Slope of Hope Blog Posts
Slope initially began as a blog, so this is where most of the website’s content resides. Here we have tens of thousands of posts dating back over a decade. These are listed in reverse chronological order. Click on any category icon below to see posts tagged with that particular subject, or click on a word in the category cloud on the right side of the screen for more specific choices.
While reading of the title of this article may cause you to make certain assumptions about what you are about to read, I can assure you that this is not a politically motivated article. In fact, politics has absolutely nothing to do with the analysis and conclusions presented herein.
I want to start with the assumption that we have spoken about so often, and that it is social mood which directs our actions in life, including our willingness to buy stocks. As Robert Prechter noted in a study he published in 2012 on this topic, “[s]ocionomic theory proposes that unconscious social mood regulates social actions.”
On a not as bad as expected Payrolls report the US market is now at our target, which was a second hit of the upper reverse symmetrical triangle’s trend line. That became the objective after SPX took back the green lateral support area.
To review, bulls have the moving average trends, they have lateral support and they have blue sky’s unfettered possibilities. The bears have divergences in RSI and MACD with increasingly compromised bearish looks. In short, technically speaking the bears have not much more than bupkis.
Originally published on Sat Oct 19 on ElliottWaveTrader.net: With RGLD following through to the downside as expected in its c-wave decline, the question we are left with is if there is any more weakness to be expected in the metals complex before we begin the next major rally phase?
The simple answer is that while the patterns still suggest that a lower low can still be seen, it is not something I would be suggesting you trade for in an aggressive fashion.
By Avi Gilburt, ElliottWaveTrader.net
This market has been difficult for both the longs and the shorts for months now. While it has been unwilling to break down, it has also been equally unwilling to break out.
What makes me scratch my head even more of late is that the Fed has come to the table with its “not-really-QE-4” of $60 billion a month. For those that remember, QE1 was approximately $100 billion a month on average, QE2 was $75 billion, and QE3 was $85 billion. But, to see the Fed coming forth with this type of liquidity injection when the market is hovering just below its all-time highs is a bit surprising. Yet, the market is still unable to break out.
Preface from Tim Knight: just to be really clear, this is a contribution from an outside writer, and is neither my piece nor my opinion.
As the media highlights the potential impeachment process in the coming weeks, many are so concerned that this will be the “cause” of the market drop we are expecting. Yet, history suggests otherwise.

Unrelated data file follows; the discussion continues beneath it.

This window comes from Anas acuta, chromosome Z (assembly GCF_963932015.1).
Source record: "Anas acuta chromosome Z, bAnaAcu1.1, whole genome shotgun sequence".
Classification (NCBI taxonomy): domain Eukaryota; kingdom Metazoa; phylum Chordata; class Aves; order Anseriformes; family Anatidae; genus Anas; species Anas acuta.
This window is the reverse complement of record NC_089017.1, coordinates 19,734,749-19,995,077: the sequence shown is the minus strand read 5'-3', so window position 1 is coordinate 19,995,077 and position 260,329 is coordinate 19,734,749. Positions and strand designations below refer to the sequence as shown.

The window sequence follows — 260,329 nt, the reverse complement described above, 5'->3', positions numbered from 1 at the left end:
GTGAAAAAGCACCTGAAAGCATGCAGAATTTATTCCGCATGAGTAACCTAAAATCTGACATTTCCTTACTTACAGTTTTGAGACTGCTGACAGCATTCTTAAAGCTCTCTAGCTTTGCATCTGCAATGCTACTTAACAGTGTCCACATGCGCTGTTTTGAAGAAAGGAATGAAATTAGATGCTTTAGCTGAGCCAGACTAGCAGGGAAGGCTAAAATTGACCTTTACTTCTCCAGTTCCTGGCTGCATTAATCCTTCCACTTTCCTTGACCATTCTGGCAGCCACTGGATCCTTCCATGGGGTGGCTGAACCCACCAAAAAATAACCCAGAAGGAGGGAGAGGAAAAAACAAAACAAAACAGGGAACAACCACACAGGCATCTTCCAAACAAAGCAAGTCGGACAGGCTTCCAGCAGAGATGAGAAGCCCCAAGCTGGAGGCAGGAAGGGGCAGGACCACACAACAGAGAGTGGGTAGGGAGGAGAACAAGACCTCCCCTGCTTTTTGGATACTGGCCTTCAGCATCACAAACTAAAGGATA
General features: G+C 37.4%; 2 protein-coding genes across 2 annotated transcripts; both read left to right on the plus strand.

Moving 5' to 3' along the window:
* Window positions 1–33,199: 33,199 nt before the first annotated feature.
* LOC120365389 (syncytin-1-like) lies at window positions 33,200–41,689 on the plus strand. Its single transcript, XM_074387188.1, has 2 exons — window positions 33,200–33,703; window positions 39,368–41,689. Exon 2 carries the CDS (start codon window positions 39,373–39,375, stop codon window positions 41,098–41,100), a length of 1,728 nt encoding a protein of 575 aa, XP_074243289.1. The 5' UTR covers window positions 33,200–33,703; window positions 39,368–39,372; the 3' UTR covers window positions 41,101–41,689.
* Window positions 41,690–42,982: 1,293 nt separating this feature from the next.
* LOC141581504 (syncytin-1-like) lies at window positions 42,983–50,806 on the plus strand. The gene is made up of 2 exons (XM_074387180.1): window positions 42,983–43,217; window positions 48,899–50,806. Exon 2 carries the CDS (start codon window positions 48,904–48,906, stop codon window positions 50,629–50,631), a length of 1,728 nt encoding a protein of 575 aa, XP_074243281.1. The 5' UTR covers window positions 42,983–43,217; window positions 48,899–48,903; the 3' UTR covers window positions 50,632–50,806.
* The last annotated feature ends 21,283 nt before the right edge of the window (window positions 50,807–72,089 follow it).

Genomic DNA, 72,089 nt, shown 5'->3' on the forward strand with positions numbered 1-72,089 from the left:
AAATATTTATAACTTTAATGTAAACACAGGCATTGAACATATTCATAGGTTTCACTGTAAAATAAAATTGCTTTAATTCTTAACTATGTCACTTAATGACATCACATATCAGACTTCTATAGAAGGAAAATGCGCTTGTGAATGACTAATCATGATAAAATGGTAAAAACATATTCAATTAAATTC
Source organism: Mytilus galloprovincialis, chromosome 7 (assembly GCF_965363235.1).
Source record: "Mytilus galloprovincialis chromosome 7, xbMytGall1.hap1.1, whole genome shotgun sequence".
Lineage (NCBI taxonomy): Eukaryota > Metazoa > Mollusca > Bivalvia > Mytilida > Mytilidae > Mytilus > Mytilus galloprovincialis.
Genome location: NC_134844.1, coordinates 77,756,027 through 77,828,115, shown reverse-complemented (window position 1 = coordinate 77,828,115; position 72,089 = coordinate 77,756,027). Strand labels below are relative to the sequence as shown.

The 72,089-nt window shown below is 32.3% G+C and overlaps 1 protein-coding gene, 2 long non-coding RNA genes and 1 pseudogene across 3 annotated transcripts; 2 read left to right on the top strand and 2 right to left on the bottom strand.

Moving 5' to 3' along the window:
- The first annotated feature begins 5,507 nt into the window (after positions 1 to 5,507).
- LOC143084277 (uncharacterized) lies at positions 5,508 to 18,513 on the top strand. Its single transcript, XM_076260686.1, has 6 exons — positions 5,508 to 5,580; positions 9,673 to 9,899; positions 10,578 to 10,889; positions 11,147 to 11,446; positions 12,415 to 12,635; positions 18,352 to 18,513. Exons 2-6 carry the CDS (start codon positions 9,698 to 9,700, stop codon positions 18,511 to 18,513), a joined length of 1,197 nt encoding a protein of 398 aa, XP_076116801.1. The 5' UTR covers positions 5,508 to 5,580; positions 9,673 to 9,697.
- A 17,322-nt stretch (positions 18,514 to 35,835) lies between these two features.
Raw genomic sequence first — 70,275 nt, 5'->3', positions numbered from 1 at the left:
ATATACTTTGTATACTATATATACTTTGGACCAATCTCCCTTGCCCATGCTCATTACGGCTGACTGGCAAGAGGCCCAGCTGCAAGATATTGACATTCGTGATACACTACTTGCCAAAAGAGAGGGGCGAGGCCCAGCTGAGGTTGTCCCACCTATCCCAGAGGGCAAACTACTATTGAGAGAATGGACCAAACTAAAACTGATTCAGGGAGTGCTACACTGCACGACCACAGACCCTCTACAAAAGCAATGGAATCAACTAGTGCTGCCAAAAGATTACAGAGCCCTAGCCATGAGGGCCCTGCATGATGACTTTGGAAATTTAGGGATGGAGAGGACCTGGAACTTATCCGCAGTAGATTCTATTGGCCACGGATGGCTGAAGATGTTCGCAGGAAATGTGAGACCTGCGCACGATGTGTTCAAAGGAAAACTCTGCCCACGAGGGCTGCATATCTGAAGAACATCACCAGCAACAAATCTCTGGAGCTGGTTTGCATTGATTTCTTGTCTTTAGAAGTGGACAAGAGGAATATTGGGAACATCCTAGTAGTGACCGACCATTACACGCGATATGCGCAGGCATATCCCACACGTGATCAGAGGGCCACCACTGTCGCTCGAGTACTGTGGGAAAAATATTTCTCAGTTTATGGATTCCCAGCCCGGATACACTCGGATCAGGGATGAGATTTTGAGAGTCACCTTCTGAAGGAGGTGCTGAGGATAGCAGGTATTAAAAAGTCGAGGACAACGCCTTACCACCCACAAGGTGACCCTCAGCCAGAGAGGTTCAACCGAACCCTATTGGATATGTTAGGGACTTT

The narrative will certainly play out as follows: The market likes certainty and stability within our government. (Please ignore that this was the same reason many claimed that the market was going to crash if Trump was elected – yet we were pounding the table in expectations of a large rally). However, an impeachment proceeding places us into a very uncertain and unstable situation within our government. Therefore, the market will react negatively to that uncertainty.
The pundits and the media were debating for several weeks leading up to the last Fed meeting about what the Fed was going to do and the effect they thought it would have on the market. And, it amazes that the great majority of the market does not realize how much of a waste of time these debates really are.
But, as I often note, many market participants and analysts are simply not burdened by the facts. If they really would review the facts of market history, they would learn that there is no one that can control the market. PERIOD.
I am simply amazed at how much email I have been getting asking my opinion regarding the latest “manipulation” cases. And, many of those are asking me if I am finally convinced that the metals market was manipulated to drop from 2011 to 2015.
Well, let’s try to walk through the issues together.
Let’s start this article by identifying that about which we are speaking. You see, the great majority of those who read these manipulation cases believe that the manipulation addressed in these cases is what caused the metals market to drop from 2011 to 2015, and what caused a 70% cut in the price of silver. So, if you have clicked on this article to read me changing my position regarding that type of “manipulation,” you will be quite disappointed. And, if you actually believe in that perspective, I suggest you read on with an open mind, as you will see why you are 100% wrong in that belief.